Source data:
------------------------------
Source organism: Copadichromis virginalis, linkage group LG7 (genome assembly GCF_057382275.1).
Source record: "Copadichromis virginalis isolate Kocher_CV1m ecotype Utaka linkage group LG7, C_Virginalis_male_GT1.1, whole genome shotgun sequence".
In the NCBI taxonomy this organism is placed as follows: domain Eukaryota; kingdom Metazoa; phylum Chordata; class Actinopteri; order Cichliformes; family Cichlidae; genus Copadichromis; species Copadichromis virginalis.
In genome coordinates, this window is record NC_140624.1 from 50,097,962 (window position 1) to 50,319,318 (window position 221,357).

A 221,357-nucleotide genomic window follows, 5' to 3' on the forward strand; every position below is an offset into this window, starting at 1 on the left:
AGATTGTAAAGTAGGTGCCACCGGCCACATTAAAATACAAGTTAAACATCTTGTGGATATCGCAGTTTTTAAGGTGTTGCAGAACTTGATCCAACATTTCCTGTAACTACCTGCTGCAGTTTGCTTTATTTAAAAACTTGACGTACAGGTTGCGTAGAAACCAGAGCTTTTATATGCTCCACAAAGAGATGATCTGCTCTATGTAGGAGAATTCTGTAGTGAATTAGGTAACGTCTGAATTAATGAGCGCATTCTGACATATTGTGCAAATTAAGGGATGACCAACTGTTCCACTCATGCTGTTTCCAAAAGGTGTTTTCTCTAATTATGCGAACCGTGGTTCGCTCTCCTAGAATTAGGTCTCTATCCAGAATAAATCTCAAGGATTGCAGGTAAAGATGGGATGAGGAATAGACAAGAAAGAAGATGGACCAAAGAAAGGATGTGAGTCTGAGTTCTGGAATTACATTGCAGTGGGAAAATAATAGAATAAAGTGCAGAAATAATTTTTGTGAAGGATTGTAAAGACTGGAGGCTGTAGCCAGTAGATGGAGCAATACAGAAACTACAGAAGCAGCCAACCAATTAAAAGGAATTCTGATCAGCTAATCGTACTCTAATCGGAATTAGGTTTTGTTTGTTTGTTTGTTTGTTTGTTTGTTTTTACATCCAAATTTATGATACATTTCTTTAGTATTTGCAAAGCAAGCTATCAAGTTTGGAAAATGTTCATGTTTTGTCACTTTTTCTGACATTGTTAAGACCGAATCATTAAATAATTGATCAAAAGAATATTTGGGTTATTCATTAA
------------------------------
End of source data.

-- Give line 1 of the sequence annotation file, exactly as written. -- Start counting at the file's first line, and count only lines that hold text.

Source organism: Copadichromis virginalis, linkage group LG7 (genome assembly GCF_057382275.1).